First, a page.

After several days, if not weeks, of misty, wet, dank weather, the sun finally came out in the Val d’Hérens yesterday.  As you will see from some of the pictures below, the peaks are still covered in snow, so I chose to do a slightly different ‘medium level’ walk from La Luette to Nax via St Martin.

As soon as I set off I knew I was in for a good day with the camera.  There were a lot more wild flowers in bloom and many more species of butterfly on the wing, including, I’m pretty sure, a Camberwell Beauty, which unfortunately escaped my lens.

My apologies for not naming all of the pictures below, but as you will see there are quite a few.  But this only goes to show what a wide variety there is in nature. 😊

 

Gornergrat, Zermatt, Switzerland

It’s hard to believe that I’ve now been blogging for over 4 years and this is the first time I’ve posted pictures, well, close up pictures, of one of the world’s most iconic mountains – the Matterhorn.  My excuse, if I needed one, is that Jude and I have been to Zermatt so many times before, with almost every one of our friends and family who came to stay when we first moved over to Switzerland.

Anyway, my sister, Karen, has been visiting this week with her partner, Paul, and they were keen to go there.  So, we drove around to Tasch, parked up and took the shuttle train to (the car free) Zermatt.  Now although the Matterhorn looks impressive from almost any angle, it’s far best viewed from the Gornergrat at 3,100m (or 10,170ft).  But do not worry if you are averse to hiking, as there is a train which will whisk you up to the top.  😊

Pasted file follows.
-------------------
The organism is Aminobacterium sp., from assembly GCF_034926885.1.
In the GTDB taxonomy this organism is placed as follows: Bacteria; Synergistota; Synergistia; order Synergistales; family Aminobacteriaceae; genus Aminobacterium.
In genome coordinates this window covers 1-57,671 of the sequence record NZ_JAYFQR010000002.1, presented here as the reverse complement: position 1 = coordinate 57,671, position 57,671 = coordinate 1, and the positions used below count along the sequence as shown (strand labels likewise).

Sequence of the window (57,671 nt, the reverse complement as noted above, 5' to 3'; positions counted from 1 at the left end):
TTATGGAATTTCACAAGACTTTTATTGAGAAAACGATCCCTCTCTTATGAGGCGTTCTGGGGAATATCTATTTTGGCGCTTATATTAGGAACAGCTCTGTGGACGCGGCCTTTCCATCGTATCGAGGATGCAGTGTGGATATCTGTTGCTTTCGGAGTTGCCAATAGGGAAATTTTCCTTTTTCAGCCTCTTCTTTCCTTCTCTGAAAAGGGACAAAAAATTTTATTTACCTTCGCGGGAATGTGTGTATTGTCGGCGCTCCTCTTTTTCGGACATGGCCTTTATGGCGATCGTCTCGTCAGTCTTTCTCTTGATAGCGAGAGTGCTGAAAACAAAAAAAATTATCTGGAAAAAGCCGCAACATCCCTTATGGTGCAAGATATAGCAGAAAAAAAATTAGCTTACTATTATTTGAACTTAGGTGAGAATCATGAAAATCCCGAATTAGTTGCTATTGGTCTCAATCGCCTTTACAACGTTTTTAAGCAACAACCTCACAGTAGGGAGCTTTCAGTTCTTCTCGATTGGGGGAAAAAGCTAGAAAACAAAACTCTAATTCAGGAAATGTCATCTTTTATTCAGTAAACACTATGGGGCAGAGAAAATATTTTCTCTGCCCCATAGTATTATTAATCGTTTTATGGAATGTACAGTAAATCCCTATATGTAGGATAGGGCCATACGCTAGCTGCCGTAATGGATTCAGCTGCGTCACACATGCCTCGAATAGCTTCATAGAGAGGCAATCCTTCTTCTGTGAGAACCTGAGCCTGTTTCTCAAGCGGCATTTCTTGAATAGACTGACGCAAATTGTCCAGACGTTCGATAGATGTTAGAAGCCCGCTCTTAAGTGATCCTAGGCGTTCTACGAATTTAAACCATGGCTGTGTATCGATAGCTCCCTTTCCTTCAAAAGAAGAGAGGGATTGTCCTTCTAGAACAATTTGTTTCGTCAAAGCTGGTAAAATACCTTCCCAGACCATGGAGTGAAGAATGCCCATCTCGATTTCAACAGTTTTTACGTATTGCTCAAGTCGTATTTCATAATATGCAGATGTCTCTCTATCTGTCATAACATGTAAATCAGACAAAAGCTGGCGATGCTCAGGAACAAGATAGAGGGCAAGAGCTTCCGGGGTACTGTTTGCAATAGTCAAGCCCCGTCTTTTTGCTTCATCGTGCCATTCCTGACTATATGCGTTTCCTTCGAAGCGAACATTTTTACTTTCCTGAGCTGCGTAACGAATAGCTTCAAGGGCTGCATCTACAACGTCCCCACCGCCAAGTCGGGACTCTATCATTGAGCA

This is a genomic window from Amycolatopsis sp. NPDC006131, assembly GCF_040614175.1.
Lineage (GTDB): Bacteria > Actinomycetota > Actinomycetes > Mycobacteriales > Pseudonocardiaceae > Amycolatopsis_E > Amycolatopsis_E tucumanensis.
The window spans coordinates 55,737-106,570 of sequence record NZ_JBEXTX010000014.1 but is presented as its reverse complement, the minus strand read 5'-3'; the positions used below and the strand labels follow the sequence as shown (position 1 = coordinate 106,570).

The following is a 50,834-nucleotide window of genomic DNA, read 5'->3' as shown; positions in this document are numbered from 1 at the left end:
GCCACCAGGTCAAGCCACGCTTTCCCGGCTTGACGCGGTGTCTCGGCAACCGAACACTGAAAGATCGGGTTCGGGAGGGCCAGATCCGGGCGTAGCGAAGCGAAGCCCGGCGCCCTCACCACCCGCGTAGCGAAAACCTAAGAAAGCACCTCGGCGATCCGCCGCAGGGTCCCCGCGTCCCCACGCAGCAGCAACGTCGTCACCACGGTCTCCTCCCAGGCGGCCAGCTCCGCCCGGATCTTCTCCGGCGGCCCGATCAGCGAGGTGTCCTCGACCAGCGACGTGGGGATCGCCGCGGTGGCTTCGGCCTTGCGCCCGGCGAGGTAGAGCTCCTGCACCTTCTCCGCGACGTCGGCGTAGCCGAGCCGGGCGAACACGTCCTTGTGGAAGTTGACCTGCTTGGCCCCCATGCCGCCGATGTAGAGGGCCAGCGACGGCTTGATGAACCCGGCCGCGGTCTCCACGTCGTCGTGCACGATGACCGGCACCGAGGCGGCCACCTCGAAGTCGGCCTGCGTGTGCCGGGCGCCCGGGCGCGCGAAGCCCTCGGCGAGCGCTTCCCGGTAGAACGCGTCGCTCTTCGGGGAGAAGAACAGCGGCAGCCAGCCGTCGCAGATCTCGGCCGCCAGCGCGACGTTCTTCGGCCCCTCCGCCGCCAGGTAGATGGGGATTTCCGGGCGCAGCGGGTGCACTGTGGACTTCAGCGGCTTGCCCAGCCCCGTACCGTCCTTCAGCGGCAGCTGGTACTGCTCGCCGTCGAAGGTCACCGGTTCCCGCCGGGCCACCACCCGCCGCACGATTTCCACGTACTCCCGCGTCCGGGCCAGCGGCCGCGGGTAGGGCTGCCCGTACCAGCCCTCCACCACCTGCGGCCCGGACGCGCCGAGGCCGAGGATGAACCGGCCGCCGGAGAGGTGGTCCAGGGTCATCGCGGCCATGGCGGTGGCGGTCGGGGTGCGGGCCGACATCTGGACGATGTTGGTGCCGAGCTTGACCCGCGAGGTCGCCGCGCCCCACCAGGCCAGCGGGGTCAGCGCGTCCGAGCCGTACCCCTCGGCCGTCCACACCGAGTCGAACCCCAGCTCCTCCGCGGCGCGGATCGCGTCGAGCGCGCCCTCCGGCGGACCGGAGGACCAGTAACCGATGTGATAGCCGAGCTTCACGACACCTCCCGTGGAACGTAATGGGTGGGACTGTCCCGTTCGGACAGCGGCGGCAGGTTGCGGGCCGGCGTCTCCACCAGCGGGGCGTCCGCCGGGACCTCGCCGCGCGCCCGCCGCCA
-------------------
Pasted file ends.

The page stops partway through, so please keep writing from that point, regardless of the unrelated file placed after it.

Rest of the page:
To give you some idea of the scale of what you are looking at, I’ve posted a picture (no. 4) of the ultra modern, ‘space age’ looking, Monte Rosa Hut, which is 5 storeys high and sleeps 120 people.  Picture 5 zooms out a little (and you can, I hope, spot the hut in the centre of the lower part of the image) and then picture 6 shows the full extent of Monte Rose (also called the Dufourspitze and is Switzerland’s highest mountain at 4,634m or 15,200ft), with the hut towards the lower right.

Walk from Les Haudères to the Ferpècle valley

Yesterday, my car had to go to the garage in Les Haudères for it’s regular service, so I had some time to kill before picking it up later in the day.  Rather than walk back home, I decided to check out the Ferpècle valley, to see how the snow was getting on.  And, although there was quite a bit, knee deep even, from the small reservoir to the valley itself, a lot had disappeared.  But it will be a while yet, before I can venture too far above 2,000m (6,500 ft).

There are clear signs though that more flowers and creatures are emerging from their winter hibernation.  I couldn’t identify picture 22 though, so if anyone has any ideas, please let me know.

 

The day after the day before…

The snow continued to fall until about 5pm yesterday, so it was inevitable I’d have a bit of shoveling to do this morning.  Luckily today has been quite warm and sunny, so after I’d shifted most of it to one side, our grassy driveway is green again and almost dry.  This prompted a European robin to hop down and take a look for something to eat.  (It’s the first robin we’ve seen this year).  And, with the snow about a foot deep across the rest of the valley, our bird feeder has again been quite popular.